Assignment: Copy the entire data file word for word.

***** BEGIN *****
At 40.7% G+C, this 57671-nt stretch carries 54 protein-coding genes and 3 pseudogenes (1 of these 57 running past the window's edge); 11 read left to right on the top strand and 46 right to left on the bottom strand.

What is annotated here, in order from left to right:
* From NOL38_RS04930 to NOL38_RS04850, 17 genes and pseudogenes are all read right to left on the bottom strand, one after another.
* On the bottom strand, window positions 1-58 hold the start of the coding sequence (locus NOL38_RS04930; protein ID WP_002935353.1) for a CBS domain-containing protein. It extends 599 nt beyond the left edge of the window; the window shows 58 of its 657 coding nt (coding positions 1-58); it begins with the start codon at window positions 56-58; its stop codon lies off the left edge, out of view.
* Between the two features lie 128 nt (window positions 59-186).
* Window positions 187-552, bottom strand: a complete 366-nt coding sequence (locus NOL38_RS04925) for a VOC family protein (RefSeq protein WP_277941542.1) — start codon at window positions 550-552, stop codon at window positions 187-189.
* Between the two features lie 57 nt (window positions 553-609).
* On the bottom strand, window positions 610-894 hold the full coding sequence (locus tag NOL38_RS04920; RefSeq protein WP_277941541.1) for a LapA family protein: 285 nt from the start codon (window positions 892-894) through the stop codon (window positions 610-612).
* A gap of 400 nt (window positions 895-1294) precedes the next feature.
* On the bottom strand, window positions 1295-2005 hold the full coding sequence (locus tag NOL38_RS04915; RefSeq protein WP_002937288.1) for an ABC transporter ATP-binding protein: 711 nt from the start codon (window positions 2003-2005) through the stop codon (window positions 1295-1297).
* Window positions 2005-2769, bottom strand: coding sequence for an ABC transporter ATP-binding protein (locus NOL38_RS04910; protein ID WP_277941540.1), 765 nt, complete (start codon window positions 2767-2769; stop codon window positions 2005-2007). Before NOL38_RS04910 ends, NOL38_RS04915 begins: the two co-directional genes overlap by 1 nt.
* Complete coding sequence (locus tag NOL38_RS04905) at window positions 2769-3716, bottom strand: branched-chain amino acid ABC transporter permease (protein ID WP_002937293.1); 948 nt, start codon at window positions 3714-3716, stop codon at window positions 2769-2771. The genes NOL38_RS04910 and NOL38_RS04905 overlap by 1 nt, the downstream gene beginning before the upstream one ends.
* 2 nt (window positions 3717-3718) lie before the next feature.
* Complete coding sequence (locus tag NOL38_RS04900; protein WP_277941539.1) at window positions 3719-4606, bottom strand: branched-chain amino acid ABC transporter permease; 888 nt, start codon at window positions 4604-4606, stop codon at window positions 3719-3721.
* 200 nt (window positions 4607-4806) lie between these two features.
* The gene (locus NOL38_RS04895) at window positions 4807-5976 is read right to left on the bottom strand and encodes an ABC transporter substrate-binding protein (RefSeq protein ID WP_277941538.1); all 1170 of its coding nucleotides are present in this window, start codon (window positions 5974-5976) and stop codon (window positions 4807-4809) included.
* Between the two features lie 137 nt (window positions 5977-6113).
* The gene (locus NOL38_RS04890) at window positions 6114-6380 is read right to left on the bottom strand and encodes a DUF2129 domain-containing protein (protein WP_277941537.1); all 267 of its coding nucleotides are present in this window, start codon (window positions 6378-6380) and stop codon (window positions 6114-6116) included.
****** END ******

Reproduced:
At 40.7% G+C, this 57671-nt stretch carries 54 protein-coding genes and 3 pseudogenes (1 of these 57 running past the window's edge); 11 read left to right on the top strand and 46 right to left on the bottom strand.

What is annotated here, in order from left to right:
* From NOL38_RS04930 to NOL38_RS04850, 17 genes and pseudogenes are all read right to left on the bottom strand, one after another.
* On the bottom strand, window positions 1-58 hold the start of the coding sequence (locus NOL38_RS04930; protein ID WP_002935353.1) for a CBS domain-containing protein. It extends 599 nt beyond the left edge of the window; the window shows 58 of its 657 coding nt (coding positions 1-58); it begins with the start codon at window positions 56-58; its stop codon lies off the left edge, out of view.
* Between the two features lie 128 nt (window positions 59-186).
* Window positions 187-552, bottom strand: a complete 366-nt coding sequence (locus NOL38_RS04925) for a VOC family protein (RefSeq protein WP_277941542.1) — start codon at window positions 550-552, stop codon at window positions 187-189.
* Between the two features lie 57 nt (window positions 553-609).
* On the bottom strand, window positions 610-894 hold the full coding sequence (locus tag NOL38_RS04920; RefSeq protein WP_277941541.1) for a LapA family protein: 285 nt from the start codon (window positions 892-894) through the stop codon (window positions 610-612).
* A gap of 400 nt (window positions 895-1294) precedes the next feature.
* On the bottom strand, window positions 1295-2005 hold the full coding sequence (locus tag NOL38_RS04915; RefSeq protein WP_002937288.1) for an ABC transporter ATP-binding protein: 711 nt from the start codon (window positions 2003-2005) through the stop codon (window positions 1295-1297).
* Window positions 2005-2769, bottom strand: coding sequence for an ABC transporter ATP-binding protein (locus NOL38_RS04910; protein ID WP_277941540.1), 765 nt, complete (start codon window positions 2767-2769; stop codon window positions 2005-2007). Before NOL38_RS04910 ends, NOL38_RS04915 begins: the two co-directional genes overlap by 1 nt.
* Complete coding sequence (locus tag NOL38_RS04905) at window positions 2769-3716, bottom strand: branched-chain amino acid ABC transporter permease (protein ID WP_002937293.1); 948 nt, start codon at window positions 3714-3716, stop codon at window positions 2769-2771. The genes NOL38_RS04910 and NOL38_RS04905 overlap by 1 nt, the downstream gene beginning before the upstream one ends.
* 2 nt (window positions 3717-3718) lie before the next feature.
* Complete coding sequence (locus tag NOL38_RS04900; protein WP_277941539.1) at window positions 3719-4606, bottom strand: branched-chain amino acid ABC transporter permease; 888 nt, start codon at window positions 4604-4606, stop codon at window positions 3719-3721.
* 200 nt (window positions 4607-4806) lie between these two features.
* The gene (locus NOL38_RS04895) at window positions 4807-5976 is read right to left on the bottom strand and encodes an ABC transporter substrate-binding protein (RefSeq protein ID WP_277941538.1); all 1170 of its coding nucleotides are present in this window, start codon (window positions 5974-5976) and stop codon (window positions 4807-4809) included.
* Between the two features lie 137 nt (window positions 5977-6113).
* The gene (locus NOL38_RS04890) at window positions 6114-6380 is read right to left on the bottom strand and encodes a DUF2129 domain-containing protein (protein WP_277941537.1); all 267 of its coding nucleotides are present in this window, start codon (window positions 6378-6380) and stop codon (window positions 6114-6116) included.